In restoring an humanitarianism to the history with all it hardships, ambiguities and contradictory emotions, Hitchcock explores the collective act of ‘memory loss’ that America and Europe have undertaken in promotion of the blanket image of liberation as the joyous crowds thronging the streets of Paris and Brussels, which although very much part of the story are perpetuated at the cost of forgetting, just by a way of small example, that the liberation of Normandy involved the nigh on complete destruction of city of Caen, many smaller towns and villages, and the death of 20,000 French civilians, whilst the Allies’ decision not to attempt to liberate most of Holland in favour of pushing forward to Berlin, left the occupying German force and their deliberate starvation policy in situ until April 1945, by which stage hundreds of thousands of people were suffering starvation related illnesses, having been left with nothing to eat but tulip bulbs, and 16,000 people had died.

In addition, Hitchcock presents many cases in which British, American, and Russian soldiers abused their power through profligacy, theft, looting, sexual assault and murder, leading the liberated to often fear their liberators, borne out by the plea from a Belgian town liberated by the US Army, “Deliver us from our liberators”. Whilst the act of being liberated also released a complex personal emotional response in the liberated, as the writings of Primo Levi, the Italian Jewish Auschwitz survivor, which Hitchcock draws upon, encapsulate, “liberty […] filled our souls with joy and yet with a painful sense of pudency, so that we should have liked to wash our consciences and our memories clean […] face to face with liberty, we felt ourselves lost, emptied, atrophied, unfit for our part.”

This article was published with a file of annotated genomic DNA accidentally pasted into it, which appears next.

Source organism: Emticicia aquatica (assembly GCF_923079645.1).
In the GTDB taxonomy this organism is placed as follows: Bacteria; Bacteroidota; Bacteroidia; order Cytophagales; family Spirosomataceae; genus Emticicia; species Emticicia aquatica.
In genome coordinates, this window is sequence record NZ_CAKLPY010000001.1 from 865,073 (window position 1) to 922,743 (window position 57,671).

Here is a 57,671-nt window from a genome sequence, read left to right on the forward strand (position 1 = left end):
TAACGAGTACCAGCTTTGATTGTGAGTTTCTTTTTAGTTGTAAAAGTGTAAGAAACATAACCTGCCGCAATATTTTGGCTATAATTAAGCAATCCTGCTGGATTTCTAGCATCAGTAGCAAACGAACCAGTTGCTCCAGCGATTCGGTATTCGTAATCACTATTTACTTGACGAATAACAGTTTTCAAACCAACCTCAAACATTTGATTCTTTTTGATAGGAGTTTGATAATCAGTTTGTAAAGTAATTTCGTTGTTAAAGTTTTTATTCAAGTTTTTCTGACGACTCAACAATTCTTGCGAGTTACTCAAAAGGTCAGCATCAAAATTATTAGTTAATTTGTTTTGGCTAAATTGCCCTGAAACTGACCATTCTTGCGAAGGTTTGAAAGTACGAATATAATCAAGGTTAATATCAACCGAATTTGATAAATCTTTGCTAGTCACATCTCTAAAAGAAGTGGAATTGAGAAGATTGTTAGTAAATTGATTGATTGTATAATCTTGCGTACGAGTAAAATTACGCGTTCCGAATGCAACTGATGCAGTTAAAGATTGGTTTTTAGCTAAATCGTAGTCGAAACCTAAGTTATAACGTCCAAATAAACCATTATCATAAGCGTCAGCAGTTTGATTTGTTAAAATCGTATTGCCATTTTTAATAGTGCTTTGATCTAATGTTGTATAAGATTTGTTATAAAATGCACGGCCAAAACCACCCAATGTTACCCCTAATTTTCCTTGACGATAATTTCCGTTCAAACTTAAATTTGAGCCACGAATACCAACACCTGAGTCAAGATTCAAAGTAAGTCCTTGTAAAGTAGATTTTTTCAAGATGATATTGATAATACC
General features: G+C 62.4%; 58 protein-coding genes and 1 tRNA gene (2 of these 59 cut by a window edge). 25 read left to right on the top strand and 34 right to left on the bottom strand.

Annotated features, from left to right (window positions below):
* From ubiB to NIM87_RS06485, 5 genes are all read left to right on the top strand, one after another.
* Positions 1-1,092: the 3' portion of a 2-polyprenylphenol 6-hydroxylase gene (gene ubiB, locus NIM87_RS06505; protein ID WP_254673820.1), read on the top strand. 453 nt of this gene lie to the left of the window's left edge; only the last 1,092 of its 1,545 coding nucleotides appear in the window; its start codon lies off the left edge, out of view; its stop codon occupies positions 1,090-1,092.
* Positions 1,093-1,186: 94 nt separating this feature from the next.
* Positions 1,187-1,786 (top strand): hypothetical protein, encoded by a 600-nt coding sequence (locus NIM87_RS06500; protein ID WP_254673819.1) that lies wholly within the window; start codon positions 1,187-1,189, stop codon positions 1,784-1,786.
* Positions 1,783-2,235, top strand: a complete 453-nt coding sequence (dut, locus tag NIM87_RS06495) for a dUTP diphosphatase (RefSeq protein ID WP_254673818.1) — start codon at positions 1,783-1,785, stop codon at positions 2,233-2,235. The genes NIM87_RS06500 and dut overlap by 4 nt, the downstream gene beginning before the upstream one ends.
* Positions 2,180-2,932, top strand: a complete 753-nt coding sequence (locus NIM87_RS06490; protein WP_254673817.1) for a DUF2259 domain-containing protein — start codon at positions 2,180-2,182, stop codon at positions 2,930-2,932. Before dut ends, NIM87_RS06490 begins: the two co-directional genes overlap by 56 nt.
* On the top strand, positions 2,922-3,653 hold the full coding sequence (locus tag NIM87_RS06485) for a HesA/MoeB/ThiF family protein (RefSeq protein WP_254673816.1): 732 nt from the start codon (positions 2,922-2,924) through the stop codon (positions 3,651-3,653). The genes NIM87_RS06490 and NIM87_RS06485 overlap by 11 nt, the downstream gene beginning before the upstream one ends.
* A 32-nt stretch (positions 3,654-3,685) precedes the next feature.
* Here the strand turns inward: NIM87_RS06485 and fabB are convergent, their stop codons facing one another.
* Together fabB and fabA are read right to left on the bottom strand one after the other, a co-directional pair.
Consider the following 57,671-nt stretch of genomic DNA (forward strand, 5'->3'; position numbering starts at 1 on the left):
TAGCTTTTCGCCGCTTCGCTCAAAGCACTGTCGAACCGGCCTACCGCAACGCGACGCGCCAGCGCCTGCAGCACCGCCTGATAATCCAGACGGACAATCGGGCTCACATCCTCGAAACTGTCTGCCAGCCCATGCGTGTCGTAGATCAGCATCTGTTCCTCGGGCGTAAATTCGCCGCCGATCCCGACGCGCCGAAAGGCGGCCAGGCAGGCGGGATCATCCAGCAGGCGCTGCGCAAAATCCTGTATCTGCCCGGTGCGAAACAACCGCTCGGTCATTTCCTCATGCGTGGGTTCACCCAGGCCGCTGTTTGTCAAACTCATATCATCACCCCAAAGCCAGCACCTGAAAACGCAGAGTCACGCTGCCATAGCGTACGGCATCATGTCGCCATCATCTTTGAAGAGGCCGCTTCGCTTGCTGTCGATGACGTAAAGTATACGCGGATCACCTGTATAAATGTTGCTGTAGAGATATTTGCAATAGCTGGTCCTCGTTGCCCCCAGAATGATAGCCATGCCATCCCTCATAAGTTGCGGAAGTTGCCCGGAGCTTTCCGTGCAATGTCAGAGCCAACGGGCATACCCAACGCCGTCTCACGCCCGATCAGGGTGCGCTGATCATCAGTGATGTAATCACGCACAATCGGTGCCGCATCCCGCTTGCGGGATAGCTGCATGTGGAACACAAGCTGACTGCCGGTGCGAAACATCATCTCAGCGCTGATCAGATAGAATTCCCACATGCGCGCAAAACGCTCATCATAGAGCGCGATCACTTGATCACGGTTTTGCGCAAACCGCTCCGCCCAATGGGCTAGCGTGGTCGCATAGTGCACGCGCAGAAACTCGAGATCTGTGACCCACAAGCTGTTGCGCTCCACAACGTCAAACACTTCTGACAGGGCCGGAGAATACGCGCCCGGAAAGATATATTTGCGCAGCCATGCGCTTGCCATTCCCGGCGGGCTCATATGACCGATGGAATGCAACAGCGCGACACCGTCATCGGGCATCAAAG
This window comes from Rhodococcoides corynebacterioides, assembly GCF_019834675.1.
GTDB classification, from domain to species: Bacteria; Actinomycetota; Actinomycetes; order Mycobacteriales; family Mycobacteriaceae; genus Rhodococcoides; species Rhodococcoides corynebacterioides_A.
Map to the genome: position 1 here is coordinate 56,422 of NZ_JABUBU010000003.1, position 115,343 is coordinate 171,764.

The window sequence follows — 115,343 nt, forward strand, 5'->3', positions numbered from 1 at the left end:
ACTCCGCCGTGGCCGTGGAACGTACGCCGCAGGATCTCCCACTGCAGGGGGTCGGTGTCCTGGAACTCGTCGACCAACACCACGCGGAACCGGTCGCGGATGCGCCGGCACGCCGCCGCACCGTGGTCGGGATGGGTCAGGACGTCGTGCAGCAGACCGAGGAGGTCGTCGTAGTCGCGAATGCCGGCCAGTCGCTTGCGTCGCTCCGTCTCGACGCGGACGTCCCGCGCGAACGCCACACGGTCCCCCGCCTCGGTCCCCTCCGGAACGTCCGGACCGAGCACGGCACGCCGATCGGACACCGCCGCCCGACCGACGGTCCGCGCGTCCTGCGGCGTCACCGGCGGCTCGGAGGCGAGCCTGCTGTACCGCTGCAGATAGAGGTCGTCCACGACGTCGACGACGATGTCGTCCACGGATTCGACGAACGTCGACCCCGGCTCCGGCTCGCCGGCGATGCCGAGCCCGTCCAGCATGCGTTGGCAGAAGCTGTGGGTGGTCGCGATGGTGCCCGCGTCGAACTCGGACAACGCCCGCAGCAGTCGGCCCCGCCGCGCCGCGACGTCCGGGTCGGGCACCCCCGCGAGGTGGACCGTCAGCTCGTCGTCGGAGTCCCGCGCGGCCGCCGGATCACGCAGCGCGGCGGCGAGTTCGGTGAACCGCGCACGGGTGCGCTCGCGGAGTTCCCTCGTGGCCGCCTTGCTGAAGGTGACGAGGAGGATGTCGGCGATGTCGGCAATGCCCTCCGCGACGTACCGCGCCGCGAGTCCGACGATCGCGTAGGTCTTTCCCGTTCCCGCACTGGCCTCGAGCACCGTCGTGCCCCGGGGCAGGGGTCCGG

Liberation is an important, elegantly written and exhaustively researched book, that makes one question everything one has known, or thought one knew, about the liberation of Europe, and in so doing fills one with a growing sense of alarm that no matter how independently minded or inquisitive one feels oneself to be, it is all too easy to accept constructs of history, and also with sadness that in so doing one may well have failed to consider the plight of millions of ordinary people, civilians and soldiers alike. In readdressing suppressed memories, Liberation, uncovers the essential core to modern European relations, whilst also presenting important historical parallels to contemporary events such as Iraq.

Above all, Liberation should also be celebrated for its humanitarian aims, in which, as Hitchcock writes “there’s surely room enough in our histories of WWII for introspection, for humility, and for an abiding awareness of the ugliness of war.”

Links:
Faber & Faber: www.faber.co.uk

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Book Review: Lowside of the Road – A Life of Tom Waits – Barney Hoskyns

(Faber & Faber) £12.99
Reviewed by Guy Sangster Adams